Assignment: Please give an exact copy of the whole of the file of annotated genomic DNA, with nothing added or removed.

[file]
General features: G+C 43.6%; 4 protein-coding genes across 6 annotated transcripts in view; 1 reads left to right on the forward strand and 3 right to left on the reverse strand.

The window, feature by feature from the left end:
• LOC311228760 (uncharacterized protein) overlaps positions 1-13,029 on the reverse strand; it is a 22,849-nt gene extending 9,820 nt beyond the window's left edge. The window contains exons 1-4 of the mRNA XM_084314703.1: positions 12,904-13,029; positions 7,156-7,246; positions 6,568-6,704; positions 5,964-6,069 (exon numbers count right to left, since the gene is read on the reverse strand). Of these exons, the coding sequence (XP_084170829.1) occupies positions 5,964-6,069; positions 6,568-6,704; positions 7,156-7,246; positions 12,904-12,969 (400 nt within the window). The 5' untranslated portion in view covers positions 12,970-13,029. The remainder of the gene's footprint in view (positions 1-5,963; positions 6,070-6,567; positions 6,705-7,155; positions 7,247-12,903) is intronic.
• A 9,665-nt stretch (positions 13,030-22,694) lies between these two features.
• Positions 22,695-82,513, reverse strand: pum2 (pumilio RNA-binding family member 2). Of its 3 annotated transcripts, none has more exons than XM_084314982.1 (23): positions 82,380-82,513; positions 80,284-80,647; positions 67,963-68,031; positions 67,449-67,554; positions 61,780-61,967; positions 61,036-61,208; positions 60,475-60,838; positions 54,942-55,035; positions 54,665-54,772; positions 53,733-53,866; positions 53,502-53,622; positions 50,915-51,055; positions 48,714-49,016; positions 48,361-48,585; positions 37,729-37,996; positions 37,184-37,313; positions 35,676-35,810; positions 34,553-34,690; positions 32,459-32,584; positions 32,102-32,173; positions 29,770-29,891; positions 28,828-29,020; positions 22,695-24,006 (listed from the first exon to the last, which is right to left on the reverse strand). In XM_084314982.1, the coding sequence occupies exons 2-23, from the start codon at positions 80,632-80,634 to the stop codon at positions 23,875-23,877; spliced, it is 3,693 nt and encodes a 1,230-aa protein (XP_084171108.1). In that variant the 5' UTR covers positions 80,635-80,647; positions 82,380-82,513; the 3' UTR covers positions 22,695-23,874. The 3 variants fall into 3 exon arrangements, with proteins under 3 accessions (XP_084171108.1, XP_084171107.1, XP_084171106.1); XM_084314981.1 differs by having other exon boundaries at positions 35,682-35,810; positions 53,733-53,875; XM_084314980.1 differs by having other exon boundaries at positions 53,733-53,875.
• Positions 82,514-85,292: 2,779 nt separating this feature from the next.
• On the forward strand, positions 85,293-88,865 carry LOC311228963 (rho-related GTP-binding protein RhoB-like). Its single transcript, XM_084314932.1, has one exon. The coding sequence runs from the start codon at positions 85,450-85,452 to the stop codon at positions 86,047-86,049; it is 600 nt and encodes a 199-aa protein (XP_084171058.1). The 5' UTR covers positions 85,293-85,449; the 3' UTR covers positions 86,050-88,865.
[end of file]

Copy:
General features: G+C 43.6%; 4 protein-coding genes across 6 annotated transcripts in view; 1 reads left to right on the forward strand and 3 right to left on the reverse strand.

The window, feature by feature from the left end:
• LOC311228760 (uncharacterized protein) overlaps positions 1-13,029 on the reverse strand; it is a 22,849-nt gene extending 9,820 nt beyond the window's left edge. The window contains exons 1-4 of the mRNA XM_084314703.1: positions 12,904-13,029; positions 7,156-7,246; positions 6,568-6,704; positions 5,964-6,069 (exon numbers count right to left, since the gene is read on the reverse strand). Of these exons, the coding sequence (XP_084170829.1) occupies positions 5,964-6,069; positions 6,568-6,704; positions 7,156-7,246; positions 12,904-12,969 (400 nt within the window). The 5' untranslated portion in view covers positions 12,970-13,029. The remainder of the gene's footprint in view (positions 1-5,963; positions 6,070-6,567; positions 6,705-7,155; positions 7,247-12,903) is intronic.
• A 9,665-nt stretch (positions 13,030-22,694) lies between these two features.
• Positions 22,695-82,513, reverse strand: pum2 (pumilio RNA-binding family member 2). Of its 3 annotated transcripts, none has more exons than XM_084314982.1 (23): positions 82,380-82,513; positions 80,284-80,647; positions 67,963-68,031; positions 67,449-67,554; positions 61,780-61,967; positions 61,036-61,208; positions 60,475-60,838; positions 54,942-55,035; positions 54,665-54,772; positions 53,733-53,866; positions 53,502-53,622; positions 50,915-51,055; positions 48,714-49,016; positions 48,361-48,585; positions 37,729-37,996; positions 37,184-37,313; positions 35,676-35,810; positions 34,553-34,690; positions 32,459-32,584; positions 32,102-32,173; positions 29,770-29,891; positions 28,828-29,020; positions 22,695-24,006 (listed from the first exon to the last, which is right to left on the reverse strand). In XM_084314982.1, the coding sequence occupies exons 2-23, from the start codon at positions 80,632-80,634 to the stop codon at positions 23,875-23,877; spliced, it is 3,693 nt and encodes a 1,230-aa protein (XP_084171108.1). In that variant the 5' UTR covers positions 80,635-80,647; positions 82,380-82,513; the 3' UTR covers positions 22,695-23,874. The 3 variants fall into 3 exon arrangements, with proteins under 3 accessions (XP_084171108.1, XP_084171107.1, XP_084171106.1); XM_084314981.1 differs by having other exon boundaries at positions 35,682-35,810; positions 53,733-53,875; XM_084314980.1 differs by having other exon boundaries at positions 53,733-53,875.
• Positions 82,514-85,292: 2,779 nt separating this feature from the next.
• On the forward strand, positions 85,293-88,865 carry LOC311228963 (rho-related GTP-binding protein RhoB-like). Its single transcript, XM_084314932.1, has one exon. The coding sequence runs from the start codon at positions 85,450-85,452 to the stop codon at positions 86,047-86,049; it is 600 nt and encodes a 199-aa protein (XP_084171058.1). The 5' UTR covers positions 85,293-85,449; the 3' UTR covers positions 86,050-88,865.